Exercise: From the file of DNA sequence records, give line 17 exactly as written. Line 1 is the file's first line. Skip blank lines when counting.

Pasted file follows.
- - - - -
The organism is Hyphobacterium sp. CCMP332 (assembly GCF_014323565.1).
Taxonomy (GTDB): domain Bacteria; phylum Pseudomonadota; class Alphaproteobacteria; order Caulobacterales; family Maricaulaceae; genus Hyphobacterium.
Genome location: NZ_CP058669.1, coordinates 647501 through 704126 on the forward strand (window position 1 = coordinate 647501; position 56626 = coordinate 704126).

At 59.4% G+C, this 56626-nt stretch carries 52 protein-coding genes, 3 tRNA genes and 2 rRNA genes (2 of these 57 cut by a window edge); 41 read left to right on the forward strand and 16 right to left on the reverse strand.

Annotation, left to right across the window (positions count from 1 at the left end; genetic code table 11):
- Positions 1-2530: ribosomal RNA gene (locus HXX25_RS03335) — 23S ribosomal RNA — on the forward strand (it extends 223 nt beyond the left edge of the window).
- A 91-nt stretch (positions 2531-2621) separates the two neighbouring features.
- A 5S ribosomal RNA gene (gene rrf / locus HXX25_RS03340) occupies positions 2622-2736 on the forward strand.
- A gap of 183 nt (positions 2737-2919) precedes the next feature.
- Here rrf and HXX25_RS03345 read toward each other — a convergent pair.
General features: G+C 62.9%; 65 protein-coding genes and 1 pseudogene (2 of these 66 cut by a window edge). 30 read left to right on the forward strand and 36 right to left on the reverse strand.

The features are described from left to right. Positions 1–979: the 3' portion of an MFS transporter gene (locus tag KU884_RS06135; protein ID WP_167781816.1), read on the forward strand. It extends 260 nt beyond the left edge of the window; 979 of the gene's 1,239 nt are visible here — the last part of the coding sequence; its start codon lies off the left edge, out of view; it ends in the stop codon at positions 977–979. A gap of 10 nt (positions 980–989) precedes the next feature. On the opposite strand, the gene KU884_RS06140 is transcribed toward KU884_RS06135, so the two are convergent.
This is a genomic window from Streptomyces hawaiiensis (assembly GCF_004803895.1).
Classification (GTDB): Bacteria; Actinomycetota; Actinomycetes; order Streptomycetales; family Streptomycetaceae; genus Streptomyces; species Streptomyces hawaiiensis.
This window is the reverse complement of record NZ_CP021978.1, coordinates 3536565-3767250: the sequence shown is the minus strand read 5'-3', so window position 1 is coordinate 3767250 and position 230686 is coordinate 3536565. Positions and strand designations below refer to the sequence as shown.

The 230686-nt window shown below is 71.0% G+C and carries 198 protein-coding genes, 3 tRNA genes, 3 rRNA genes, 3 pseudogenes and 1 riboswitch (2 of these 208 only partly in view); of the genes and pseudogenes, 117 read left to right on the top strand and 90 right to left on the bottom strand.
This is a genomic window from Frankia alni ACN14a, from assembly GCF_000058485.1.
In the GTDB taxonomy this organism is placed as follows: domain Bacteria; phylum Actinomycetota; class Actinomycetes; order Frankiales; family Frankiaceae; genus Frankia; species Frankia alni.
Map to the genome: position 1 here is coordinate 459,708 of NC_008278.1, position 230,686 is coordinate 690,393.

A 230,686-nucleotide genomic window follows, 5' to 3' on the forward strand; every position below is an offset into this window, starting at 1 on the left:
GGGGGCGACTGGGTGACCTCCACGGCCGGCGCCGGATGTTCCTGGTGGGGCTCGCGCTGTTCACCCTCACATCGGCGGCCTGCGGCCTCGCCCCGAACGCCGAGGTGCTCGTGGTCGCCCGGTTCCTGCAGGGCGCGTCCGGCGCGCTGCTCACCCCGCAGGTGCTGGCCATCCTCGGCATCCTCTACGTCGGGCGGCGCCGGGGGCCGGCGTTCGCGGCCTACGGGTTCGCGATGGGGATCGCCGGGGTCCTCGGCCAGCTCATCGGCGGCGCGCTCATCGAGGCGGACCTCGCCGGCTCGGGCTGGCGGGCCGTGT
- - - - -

This is a genomic window from Frankia alni ACN14a, from assembly GCF_000058485.1.